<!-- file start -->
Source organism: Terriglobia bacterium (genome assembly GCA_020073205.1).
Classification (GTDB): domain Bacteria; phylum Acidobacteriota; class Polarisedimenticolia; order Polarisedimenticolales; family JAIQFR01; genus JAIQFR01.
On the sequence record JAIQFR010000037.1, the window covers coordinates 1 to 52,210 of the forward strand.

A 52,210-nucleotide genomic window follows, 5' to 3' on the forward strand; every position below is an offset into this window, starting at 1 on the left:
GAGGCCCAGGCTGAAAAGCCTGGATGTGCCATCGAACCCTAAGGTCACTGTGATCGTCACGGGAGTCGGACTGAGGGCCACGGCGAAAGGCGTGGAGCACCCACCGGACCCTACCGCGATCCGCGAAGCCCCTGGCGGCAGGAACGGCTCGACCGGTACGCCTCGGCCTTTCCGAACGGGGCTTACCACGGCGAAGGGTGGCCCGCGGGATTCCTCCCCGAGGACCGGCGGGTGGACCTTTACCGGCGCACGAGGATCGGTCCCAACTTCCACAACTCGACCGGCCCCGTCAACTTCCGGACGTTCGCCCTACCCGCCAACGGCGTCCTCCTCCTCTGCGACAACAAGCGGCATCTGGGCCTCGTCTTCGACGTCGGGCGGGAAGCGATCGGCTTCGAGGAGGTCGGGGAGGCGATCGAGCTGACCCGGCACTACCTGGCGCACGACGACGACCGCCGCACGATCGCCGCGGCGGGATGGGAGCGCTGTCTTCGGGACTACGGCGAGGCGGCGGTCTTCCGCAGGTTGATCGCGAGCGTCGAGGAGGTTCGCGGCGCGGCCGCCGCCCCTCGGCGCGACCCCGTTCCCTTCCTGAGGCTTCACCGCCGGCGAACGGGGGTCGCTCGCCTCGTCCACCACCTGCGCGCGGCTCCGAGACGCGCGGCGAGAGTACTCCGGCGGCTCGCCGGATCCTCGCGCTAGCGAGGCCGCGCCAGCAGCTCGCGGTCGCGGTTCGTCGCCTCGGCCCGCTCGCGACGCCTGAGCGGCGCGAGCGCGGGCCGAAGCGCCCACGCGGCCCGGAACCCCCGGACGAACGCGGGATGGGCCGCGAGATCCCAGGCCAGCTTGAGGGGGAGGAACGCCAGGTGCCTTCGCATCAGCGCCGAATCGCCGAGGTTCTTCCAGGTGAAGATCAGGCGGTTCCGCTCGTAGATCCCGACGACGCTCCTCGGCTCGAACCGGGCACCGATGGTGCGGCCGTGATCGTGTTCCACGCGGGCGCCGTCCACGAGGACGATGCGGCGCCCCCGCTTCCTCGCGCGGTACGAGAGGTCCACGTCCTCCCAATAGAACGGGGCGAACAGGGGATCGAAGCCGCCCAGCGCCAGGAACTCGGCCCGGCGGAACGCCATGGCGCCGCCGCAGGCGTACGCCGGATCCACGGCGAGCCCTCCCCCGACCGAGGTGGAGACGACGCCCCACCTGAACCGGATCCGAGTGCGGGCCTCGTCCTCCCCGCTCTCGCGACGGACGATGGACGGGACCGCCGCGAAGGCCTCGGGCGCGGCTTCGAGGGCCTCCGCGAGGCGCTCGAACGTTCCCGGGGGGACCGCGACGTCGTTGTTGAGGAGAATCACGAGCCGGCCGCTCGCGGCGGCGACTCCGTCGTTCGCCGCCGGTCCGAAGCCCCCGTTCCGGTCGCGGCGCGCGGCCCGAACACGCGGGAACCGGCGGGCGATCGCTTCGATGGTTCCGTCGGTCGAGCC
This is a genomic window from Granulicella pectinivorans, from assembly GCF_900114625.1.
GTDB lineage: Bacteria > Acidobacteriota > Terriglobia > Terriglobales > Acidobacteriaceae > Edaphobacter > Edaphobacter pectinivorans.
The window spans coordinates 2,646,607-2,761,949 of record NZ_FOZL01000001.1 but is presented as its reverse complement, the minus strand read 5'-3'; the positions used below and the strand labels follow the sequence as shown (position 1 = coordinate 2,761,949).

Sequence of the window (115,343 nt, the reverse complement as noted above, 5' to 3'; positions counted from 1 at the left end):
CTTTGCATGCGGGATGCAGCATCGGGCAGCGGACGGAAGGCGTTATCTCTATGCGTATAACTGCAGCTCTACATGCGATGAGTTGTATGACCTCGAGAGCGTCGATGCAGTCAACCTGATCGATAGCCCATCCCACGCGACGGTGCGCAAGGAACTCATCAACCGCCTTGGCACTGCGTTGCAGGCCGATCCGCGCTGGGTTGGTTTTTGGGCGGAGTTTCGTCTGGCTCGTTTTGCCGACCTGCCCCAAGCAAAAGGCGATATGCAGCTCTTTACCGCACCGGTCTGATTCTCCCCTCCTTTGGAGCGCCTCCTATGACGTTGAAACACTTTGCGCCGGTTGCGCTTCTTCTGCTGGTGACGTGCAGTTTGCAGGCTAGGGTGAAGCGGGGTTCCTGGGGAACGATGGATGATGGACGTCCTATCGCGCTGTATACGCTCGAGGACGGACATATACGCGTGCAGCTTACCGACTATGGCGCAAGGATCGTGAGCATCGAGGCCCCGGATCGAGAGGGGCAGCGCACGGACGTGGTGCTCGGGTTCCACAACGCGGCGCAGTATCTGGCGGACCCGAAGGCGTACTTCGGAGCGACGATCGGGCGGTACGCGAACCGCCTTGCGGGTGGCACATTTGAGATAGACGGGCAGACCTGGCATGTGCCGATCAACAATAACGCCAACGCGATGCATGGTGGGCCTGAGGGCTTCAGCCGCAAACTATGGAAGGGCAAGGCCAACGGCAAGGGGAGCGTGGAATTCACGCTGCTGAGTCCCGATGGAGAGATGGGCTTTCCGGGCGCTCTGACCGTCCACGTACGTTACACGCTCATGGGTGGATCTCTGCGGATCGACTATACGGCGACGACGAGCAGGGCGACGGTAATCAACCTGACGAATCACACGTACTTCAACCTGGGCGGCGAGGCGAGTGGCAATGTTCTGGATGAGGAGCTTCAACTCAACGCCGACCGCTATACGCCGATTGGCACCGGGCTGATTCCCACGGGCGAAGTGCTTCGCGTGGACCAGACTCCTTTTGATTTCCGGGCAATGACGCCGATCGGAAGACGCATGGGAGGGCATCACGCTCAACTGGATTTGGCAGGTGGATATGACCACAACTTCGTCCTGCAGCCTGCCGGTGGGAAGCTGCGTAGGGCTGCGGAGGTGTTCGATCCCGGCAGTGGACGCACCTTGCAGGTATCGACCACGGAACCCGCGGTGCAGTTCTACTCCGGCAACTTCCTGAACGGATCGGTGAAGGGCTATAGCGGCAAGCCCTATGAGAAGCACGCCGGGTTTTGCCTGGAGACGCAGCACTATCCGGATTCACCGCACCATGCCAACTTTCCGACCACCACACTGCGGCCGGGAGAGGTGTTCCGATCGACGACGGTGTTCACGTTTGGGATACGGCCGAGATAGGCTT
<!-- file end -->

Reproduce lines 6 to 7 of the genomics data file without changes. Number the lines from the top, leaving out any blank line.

This is a genomic window from Granulicella pectinivorans, from assembly GCF_900114625.1.
GTDB lineage: Bacteria > Acidobacteriota > Terriglobia > Terriglobales > Acidobacteriaceae > Edaphobacter > Edaphobacter pectinivorans.